So I’m not exactly trying to pick a fight, but the more and more I think about US history, the more I am convinced that the war for American independence was not justifiable, scripturally. In terms of what little I know of just war theology, it just doesn’t seem to fly. In terms of the standard “no taxation without representation”-type stuff, well, that sure doesn’t seem like a reason for open rebellion against the standing authorities. I mean, how many of us would start an open violent rebellion if they started to tax us without representation? How many of us would go to foreign countries where the government impinges on a lot more freedoms to foment such rebellion?
Anyone have any thoughts?
I forgot to mention my birthday last weekend (the 17th). Kathleen and Alice F. put on a little party for myself and Joel, at my apartment complex. A cookout, with good meat, chips, drinks, and the rest of it. Including a toss in the pool, too. Except that she waited until fairly late in the evening, after the sun goes down, so that the water is particularly frigid. She’s going to get it on August.
Kathleen had a great idea tonight over dinner. We would both do an away rotation 4th year at the Mayo Clinic, and she’d do pediatric infectious diseases, or something along those lines, and I’d go to write a paper comparing philosophies of medical education between a large, state school attached to the busiest public hospital in the nation, and that of a small, private school where medical students are trained in a facility that provides care for the elite of the world, such as former President Ronald Reagan and King Hussein of Jordan. The idea is still quite rough, but the more I think about it, the more possibilities it has. Some questions could include:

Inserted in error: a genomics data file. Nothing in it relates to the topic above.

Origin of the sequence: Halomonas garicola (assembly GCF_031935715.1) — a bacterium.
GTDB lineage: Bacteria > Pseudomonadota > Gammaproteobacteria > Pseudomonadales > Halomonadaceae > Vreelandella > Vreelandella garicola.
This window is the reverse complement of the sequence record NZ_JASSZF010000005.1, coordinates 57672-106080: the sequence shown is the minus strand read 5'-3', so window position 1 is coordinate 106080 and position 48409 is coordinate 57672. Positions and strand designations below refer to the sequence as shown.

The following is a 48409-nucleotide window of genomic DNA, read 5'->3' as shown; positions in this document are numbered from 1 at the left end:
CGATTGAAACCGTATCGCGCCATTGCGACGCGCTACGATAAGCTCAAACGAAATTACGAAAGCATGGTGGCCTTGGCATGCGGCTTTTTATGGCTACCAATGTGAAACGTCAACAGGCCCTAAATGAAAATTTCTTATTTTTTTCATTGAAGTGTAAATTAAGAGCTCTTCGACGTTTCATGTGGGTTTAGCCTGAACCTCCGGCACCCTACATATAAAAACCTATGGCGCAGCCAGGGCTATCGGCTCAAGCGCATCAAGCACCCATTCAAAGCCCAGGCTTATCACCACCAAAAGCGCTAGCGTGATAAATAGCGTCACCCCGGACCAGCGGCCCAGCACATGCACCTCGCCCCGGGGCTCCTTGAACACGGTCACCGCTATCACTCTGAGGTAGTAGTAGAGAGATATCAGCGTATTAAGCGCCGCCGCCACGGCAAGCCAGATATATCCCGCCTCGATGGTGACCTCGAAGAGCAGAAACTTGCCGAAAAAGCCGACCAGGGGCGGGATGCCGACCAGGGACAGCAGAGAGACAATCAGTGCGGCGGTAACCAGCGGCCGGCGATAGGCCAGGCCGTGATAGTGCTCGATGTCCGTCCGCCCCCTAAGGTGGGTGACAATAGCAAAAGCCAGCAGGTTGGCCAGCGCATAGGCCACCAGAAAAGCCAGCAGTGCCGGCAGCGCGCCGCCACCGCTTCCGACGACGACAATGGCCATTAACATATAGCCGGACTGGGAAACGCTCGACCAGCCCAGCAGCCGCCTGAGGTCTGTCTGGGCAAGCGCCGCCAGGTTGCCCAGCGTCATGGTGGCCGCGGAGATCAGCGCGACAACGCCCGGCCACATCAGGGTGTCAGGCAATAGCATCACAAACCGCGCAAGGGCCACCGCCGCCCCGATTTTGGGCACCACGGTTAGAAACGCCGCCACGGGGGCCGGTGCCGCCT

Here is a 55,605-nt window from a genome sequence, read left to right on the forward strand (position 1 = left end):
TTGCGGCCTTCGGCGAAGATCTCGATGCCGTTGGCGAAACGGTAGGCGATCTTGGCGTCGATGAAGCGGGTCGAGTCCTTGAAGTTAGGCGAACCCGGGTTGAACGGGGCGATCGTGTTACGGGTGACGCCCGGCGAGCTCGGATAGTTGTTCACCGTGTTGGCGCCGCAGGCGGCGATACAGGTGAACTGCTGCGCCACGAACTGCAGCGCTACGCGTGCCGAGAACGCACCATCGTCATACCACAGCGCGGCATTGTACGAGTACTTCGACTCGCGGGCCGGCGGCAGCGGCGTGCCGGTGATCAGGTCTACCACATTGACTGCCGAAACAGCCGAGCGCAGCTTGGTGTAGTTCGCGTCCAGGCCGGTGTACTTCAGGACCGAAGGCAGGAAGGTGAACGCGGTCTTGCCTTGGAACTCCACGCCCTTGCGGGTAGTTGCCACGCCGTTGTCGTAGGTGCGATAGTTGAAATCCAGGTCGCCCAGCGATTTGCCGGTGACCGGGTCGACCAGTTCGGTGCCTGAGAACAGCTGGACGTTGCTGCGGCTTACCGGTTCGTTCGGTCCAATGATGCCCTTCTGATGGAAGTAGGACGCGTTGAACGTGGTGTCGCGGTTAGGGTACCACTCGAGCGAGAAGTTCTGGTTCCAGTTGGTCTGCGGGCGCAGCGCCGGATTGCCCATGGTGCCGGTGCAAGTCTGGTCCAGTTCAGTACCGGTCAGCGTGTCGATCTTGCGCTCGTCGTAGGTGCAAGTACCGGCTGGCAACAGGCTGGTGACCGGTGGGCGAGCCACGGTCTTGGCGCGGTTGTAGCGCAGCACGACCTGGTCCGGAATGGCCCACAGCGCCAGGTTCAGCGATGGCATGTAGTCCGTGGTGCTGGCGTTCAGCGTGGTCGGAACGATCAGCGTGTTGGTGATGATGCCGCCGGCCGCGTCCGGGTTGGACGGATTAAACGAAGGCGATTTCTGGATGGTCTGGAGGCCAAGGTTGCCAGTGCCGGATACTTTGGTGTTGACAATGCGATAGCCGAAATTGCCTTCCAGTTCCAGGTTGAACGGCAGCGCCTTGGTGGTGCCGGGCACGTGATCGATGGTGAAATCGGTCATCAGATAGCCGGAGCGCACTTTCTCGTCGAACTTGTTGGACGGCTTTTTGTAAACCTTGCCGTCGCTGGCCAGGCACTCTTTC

How does the institutions differ in focus? How are they similar?
How do those differences influence their philosophy of medical education, if at all? How do the students perceive these differences?
Is there a difference when you’re being trained by the state, presumably to practice in that state agin, compared to being trained in a private institution, presumably not just for the state of Minnesota? What are they being trained for? For the sake of medicine, in and of itself?
Both institutions are famous in other countries, but for remarkably different reasons – one is well-known for its high-profile patients, while the other is well-known because of the amount of care provided for anyone and everyone who comes.
All of those questions have profound implications, I think, especially when it comes to their medical education and the subjects and topics that are emphasized, at the expense of others. There are also underlying themes and biases that undergird the choices that someone has made in deciding what’s more important to focus on and what’s less important. How does that impact the students’ experience and perception of the practice of medicine? How does that help and how does it hinder? Does it even help (or hinder)?